Media: Disability Royal Commission and CYDA in the media
The Australian 12 October
"Disability advocacy services also told the commission parents often felt their child was left out of regular school events such as sports carnivals, dance class and work experience. Mary Sayers from Children and Young People with Disability Australia, said its 2019 national education survey found 16 per cent of students did not attend school full time, 14 per cent had been suspended and 40 per cent were excluded from school events or activities, in the last year. “Some parents say they have no choice because of these behaviours but to exit the school and undertake home schooling or distance education,” she said. “They really feel that schools have failed them and therefore they have no other option but to home school or enrol in distance education.” Ms Sayers said her organisation’s survey showed families did not believe their students with disability got enough support or were communicated with regularly enough about their progress.
They also didn’t believe teachers had high expectations of them or the training to provide proper support. “Families describe to us the battle they have to face to advocate for inclusion of their child,” Ms Sayers said. “ These attitudes can be summarised by one family who said, ‘I applied to 36 schools, have attended four, which two have removed him, and three would not meet his needs and assaulted him’.”
SMH article October 12
"Mary Sayers, chief executive of the Council of Young People with Disabilities Australia, said her organisation's surveys showed families did not believe their children with disabilities received adequate support. "Families did not believe ... they were communicated with regularly about the student's learning progress, they didn't believe teachers had high expectations of the student, or teachers had the required training to provide a supportive and enriching education environment," she said."
ABC Radio October 12
Many Australians living with disability had experienced a disrupted education long before the pandemic, with higher rates of bullying and disjointed classroom support. Some of those stories will now be examined by the Disability Royal Commission when public hearings resume today.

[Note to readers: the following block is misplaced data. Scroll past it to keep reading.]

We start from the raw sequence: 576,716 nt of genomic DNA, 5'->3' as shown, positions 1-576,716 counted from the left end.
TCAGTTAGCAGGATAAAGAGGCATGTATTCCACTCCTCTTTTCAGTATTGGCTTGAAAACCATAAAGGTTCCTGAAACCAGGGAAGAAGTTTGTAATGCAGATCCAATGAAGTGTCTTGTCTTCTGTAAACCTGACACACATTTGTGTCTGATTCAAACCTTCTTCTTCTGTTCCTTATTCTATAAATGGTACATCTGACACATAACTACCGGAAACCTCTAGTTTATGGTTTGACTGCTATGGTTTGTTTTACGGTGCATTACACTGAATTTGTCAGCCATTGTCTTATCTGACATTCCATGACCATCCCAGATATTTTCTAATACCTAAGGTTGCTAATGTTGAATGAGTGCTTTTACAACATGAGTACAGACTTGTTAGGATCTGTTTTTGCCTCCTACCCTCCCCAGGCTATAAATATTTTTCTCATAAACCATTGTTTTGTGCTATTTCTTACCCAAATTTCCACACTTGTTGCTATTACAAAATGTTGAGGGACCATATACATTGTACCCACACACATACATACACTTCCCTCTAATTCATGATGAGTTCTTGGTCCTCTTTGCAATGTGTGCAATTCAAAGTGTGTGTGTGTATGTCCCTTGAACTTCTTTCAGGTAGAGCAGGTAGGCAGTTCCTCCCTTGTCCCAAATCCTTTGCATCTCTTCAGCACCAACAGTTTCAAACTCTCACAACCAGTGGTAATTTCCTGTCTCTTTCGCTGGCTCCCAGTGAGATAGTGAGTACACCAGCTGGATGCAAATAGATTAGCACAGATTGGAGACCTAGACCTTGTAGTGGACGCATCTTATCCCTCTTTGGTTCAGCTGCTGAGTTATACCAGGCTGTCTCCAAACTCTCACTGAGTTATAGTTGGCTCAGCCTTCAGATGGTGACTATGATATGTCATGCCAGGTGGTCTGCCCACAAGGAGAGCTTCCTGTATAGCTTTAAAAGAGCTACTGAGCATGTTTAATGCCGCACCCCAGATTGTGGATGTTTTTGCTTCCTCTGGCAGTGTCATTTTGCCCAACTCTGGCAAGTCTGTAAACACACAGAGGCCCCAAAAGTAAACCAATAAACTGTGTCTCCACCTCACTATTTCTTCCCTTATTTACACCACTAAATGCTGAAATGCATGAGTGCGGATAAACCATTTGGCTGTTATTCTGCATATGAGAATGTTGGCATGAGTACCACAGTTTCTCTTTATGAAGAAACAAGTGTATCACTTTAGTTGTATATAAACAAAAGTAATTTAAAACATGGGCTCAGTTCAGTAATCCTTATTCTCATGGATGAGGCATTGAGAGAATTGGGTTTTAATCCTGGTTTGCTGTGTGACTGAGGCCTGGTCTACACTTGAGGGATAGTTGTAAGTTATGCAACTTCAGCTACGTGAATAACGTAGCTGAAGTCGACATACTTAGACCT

Patient worthy August 21
An Australian royal commission is investigating claims that children with disabilities are being excluded from online learning. They are also looking into issues with the services that are provided to those who live with a disability, such as cancellations.
The Guardian August 19
One mother – known to the commission as ABB – said that when the pandemic led to the introduction of home learning, her daughter, who is 12 years old and lives with Down syndrome, was excluded from her school’s Google Classroom platform. “The first thing that happened was an email from one of the learning and support teachers that indicated that she had not been added to the Google Classroom, which is the platform that all the other students were using,” she said.
ABC News August 19
A woman who has been bedridden for two decades has told a royal commission she's worried she will lose access to life-changing technology after the coronavirus pandemic. Ricky Buchanan has lived with multiple disabilities since she was a teenager and hasn't been able to leave her Melbourne home for 20 years.
SBS News August 19
The single mother of a NSW student with Down syndrome felt her daughter was treated like an afterthought when her high school shut due to coronavirus, a royal commission has heard. The woman, who wants to remain anonymous, said educational resources provided by the school were cartoonish and her daughter wasn't included in online learning groups."At the core of this there is some deeply-rooted ableism," she told the commission on Wednesday.